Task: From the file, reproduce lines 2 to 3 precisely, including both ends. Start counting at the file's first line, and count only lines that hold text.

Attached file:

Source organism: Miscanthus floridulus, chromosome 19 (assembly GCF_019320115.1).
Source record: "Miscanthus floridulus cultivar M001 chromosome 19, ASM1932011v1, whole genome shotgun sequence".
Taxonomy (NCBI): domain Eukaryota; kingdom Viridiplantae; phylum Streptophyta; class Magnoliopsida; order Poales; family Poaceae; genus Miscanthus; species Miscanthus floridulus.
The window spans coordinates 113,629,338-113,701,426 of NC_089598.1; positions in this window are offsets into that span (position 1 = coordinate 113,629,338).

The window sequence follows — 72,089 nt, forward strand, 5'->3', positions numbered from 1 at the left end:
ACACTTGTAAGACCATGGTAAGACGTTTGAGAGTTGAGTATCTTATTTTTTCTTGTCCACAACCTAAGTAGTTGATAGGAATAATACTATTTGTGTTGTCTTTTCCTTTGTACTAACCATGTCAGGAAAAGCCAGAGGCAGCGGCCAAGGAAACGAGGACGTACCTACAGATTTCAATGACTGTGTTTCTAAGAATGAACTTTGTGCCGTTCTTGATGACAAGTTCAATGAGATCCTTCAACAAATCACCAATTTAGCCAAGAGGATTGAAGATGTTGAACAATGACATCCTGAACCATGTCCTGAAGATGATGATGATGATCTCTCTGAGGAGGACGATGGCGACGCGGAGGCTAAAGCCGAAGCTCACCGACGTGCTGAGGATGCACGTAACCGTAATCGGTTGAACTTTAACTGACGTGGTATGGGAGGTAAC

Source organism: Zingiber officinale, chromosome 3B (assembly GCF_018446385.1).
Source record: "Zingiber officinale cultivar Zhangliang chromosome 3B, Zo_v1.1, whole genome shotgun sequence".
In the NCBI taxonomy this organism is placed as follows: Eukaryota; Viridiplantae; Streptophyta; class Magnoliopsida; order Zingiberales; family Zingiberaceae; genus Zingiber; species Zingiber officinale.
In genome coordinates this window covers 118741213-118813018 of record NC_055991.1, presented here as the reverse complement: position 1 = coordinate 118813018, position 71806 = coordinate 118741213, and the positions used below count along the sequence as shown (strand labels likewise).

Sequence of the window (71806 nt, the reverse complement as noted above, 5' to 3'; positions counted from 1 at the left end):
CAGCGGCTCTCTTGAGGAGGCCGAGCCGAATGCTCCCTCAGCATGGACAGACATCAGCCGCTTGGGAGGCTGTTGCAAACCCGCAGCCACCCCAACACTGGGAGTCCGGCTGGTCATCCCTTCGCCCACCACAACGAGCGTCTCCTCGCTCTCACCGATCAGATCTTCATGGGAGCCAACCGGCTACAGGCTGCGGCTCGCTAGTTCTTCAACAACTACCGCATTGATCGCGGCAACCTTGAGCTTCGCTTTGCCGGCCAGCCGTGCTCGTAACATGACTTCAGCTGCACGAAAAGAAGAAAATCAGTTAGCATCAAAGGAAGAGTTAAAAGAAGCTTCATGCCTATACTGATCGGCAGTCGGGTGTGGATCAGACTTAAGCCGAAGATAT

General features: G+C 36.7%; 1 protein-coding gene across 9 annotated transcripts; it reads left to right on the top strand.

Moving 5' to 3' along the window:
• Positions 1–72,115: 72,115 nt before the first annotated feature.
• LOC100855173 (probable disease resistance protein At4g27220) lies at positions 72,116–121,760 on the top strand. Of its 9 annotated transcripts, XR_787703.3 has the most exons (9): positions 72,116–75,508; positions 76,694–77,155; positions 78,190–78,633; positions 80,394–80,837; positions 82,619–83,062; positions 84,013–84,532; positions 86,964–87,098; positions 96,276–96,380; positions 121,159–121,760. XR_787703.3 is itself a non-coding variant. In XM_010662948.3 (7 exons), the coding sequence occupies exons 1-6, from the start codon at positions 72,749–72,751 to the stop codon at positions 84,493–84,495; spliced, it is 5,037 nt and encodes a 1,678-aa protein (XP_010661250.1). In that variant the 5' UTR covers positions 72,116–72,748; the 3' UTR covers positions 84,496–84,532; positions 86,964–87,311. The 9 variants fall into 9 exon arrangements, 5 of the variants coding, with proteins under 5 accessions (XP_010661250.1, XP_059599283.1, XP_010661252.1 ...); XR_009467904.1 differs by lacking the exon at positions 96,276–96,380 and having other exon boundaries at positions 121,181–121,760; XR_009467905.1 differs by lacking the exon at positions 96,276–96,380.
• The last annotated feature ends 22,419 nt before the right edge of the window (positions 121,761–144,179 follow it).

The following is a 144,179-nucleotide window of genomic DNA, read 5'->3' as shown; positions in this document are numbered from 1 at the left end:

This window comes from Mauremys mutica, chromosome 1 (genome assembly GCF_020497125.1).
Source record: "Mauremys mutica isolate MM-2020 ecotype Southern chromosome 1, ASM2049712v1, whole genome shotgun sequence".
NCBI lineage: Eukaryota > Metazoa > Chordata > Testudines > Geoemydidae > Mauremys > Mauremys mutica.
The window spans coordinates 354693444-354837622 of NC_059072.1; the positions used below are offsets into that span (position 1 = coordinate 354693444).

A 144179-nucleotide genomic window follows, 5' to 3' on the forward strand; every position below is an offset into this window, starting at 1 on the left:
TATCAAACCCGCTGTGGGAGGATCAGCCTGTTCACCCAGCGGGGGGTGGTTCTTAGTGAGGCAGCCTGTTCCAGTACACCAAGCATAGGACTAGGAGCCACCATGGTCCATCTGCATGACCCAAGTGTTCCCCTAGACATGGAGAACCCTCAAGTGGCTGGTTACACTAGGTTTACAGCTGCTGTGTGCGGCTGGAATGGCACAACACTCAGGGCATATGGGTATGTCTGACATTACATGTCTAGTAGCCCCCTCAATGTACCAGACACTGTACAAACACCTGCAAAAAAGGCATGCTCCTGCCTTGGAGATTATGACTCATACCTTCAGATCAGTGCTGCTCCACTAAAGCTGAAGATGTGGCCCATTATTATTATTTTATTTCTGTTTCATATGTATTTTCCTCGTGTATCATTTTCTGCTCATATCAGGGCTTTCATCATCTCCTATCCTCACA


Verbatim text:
Source record: "Miscanthus floridulus cultivar M001 chromosome 19, ASM1932011v1, whole genome shotgun sequence".
Taxonomy (NCBI): domain Eukaryota; kingdom Viridiplantae; phylum Streptophyta; class Magnoliopsida; order Poales; family Poaceae; genus Miscanthus; species Miscanthus floridulus.